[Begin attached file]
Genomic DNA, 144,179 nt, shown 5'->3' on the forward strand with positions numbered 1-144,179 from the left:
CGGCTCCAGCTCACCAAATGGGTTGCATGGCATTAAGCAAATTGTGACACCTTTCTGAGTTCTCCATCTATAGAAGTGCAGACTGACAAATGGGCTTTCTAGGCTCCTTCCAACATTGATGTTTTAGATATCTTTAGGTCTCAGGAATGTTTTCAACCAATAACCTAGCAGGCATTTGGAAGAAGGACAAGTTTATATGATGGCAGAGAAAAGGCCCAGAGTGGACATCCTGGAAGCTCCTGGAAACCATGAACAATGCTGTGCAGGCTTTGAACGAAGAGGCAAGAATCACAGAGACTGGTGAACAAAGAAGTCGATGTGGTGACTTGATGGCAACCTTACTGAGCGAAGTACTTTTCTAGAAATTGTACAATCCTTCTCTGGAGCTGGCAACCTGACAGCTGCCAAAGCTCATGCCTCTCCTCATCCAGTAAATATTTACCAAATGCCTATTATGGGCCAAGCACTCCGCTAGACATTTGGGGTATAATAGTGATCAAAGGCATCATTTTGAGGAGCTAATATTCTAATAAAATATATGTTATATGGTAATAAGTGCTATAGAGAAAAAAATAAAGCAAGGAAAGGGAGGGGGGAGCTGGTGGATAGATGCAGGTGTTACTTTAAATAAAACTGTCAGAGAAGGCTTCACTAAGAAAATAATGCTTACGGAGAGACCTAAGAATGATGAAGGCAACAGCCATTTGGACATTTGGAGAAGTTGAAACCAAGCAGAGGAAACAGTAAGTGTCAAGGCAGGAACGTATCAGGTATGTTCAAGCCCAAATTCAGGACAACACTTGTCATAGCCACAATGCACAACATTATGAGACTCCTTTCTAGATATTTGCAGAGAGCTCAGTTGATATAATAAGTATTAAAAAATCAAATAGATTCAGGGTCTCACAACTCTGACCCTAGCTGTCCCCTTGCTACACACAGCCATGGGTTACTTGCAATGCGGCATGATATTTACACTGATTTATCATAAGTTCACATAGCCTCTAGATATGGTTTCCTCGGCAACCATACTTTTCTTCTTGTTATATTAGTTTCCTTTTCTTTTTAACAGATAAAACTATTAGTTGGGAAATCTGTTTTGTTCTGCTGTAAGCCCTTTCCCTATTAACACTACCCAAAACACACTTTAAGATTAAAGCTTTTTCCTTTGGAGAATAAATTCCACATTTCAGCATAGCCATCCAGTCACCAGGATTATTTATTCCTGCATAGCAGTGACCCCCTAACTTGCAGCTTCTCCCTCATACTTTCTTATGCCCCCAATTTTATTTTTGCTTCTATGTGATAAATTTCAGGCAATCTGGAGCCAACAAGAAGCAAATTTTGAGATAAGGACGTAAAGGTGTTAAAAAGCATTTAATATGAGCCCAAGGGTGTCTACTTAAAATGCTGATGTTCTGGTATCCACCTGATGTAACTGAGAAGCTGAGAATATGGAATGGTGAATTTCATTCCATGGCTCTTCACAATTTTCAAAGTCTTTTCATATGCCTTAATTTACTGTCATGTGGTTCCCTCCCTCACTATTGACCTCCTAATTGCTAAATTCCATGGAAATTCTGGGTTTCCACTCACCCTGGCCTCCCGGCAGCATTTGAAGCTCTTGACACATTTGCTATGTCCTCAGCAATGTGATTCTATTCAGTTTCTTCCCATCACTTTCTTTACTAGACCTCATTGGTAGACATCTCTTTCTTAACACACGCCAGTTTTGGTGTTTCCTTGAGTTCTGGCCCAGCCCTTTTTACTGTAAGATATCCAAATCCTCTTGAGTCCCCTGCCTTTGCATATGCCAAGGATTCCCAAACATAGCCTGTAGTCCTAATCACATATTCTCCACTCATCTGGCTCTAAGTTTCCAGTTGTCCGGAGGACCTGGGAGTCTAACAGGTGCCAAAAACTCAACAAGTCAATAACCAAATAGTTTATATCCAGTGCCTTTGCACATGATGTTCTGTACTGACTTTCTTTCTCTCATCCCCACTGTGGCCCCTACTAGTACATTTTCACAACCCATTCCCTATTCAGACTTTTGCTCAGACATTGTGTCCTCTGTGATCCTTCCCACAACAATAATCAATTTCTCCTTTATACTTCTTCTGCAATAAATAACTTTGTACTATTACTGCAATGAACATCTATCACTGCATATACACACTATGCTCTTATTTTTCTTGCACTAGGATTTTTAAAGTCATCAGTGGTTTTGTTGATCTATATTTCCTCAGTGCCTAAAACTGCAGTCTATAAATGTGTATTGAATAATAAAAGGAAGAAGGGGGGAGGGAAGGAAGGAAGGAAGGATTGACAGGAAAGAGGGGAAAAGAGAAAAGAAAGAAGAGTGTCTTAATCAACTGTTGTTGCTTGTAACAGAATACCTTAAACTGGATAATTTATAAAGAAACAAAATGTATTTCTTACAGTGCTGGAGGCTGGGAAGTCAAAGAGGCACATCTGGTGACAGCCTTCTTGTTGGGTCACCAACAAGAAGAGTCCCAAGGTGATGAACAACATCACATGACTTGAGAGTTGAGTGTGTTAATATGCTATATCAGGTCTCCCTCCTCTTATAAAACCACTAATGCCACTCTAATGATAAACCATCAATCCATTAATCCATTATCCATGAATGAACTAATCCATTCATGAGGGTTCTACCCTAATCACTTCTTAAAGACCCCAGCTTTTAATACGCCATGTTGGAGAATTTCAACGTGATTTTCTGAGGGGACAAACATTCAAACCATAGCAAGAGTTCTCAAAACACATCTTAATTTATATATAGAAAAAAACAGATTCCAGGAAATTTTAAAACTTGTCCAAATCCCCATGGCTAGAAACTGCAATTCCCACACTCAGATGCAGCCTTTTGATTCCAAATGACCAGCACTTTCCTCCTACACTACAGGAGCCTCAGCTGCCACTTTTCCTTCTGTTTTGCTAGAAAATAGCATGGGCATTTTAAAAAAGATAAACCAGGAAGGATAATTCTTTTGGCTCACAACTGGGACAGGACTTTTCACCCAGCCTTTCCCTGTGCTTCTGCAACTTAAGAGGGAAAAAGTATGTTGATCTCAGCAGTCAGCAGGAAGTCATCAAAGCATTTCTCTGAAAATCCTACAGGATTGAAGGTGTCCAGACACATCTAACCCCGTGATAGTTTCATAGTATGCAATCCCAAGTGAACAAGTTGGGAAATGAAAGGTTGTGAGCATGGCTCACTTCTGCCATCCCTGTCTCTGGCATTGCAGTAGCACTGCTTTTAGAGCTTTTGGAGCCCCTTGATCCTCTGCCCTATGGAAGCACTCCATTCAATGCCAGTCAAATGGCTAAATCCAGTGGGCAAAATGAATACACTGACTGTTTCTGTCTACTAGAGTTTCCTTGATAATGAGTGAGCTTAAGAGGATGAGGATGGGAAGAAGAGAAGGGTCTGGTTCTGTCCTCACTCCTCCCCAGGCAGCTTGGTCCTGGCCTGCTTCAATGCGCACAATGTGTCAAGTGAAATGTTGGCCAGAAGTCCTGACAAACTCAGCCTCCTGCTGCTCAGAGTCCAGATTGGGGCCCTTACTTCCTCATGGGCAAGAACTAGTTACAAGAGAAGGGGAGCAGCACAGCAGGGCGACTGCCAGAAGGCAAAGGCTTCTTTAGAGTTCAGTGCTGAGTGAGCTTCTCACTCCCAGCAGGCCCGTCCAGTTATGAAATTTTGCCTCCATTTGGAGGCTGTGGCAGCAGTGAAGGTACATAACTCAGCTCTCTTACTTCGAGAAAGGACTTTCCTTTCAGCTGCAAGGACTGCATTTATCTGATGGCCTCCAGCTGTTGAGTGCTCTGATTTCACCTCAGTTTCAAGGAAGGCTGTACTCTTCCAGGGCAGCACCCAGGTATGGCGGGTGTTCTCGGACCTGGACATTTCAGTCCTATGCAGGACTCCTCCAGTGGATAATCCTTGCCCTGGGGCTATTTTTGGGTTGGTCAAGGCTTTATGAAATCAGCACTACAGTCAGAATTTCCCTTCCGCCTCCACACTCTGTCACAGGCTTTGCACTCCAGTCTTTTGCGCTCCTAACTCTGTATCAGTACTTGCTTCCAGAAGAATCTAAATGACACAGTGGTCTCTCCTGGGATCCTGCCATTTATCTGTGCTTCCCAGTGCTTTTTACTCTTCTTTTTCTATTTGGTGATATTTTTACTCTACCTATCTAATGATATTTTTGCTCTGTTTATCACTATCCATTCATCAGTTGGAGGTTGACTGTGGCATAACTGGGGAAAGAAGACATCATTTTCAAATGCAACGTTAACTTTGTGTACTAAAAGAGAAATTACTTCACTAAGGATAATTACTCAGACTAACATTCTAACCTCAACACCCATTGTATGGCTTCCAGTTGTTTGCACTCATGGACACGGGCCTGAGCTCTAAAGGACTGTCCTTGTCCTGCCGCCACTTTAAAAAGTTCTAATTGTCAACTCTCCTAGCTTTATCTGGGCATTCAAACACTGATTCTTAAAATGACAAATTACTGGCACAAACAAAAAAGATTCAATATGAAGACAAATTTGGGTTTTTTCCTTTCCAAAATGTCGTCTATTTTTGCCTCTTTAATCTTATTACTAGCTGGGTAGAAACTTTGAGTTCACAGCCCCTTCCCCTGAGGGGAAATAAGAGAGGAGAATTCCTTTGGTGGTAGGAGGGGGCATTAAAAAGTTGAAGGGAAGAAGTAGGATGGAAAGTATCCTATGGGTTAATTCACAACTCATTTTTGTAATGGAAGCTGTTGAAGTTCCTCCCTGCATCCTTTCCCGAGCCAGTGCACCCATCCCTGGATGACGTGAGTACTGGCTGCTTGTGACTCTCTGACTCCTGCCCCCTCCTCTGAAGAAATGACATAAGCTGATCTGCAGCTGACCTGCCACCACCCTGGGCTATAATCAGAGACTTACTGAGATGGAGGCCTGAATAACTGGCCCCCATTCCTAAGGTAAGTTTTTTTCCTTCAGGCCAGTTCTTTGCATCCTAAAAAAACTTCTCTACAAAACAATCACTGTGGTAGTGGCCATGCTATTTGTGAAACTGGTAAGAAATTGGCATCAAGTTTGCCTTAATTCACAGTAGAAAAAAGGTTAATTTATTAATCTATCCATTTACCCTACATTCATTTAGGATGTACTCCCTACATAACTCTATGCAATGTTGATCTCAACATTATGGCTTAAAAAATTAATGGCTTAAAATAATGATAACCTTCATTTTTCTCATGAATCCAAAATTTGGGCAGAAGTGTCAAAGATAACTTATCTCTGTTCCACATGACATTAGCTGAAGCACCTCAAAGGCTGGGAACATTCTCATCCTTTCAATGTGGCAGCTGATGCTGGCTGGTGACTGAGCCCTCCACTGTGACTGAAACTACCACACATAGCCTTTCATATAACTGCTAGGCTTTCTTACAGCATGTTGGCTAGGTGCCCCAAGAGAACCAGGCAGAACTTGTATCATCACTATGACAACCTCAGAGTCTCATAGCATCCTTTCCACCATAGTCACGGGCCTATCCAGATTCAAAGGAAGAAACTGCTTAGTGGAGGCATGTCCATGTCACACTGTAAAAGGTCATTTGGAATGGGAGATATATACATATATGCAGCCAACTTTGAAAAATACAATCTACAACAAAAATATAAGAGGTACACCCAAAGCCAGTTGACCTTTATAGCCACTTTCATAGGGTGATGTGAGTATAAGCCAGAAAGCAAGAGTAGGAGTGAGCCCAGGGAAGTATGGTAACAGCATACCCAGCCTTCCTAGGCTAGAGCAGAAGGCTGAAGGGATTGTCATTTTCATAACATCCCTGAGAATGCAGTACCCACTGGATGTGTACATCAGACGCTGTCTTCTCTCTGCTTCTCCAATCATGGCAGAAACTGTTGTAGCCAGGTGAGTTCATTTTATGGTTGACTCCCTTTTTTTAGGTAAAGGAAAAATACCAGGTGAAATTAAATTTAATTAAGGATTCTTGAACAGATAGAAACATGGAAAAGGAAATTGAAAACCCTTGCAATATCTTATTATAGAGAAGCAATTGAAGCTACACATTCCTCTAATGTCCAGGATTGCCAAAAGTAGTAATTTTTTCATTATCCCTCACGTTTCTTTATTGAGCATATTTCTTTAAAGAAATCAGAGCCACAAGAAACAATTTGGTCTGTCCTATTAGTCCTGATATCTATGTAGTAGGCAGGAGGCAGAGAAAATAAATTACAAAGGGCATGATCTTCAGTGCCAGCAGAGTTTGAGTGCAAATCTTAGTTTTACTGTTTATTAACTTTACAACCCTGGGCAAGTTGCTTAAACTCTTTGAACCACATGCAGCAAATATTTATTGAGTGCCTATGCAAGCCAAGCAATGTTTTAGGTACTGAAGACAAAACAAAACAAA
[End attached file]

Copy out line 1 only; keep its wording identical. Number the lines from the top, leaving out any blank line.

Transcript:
Genomic DNA, 144,179 nt, shown 5'->3' on the forward strand with positions numbered 1-144,179 from the left: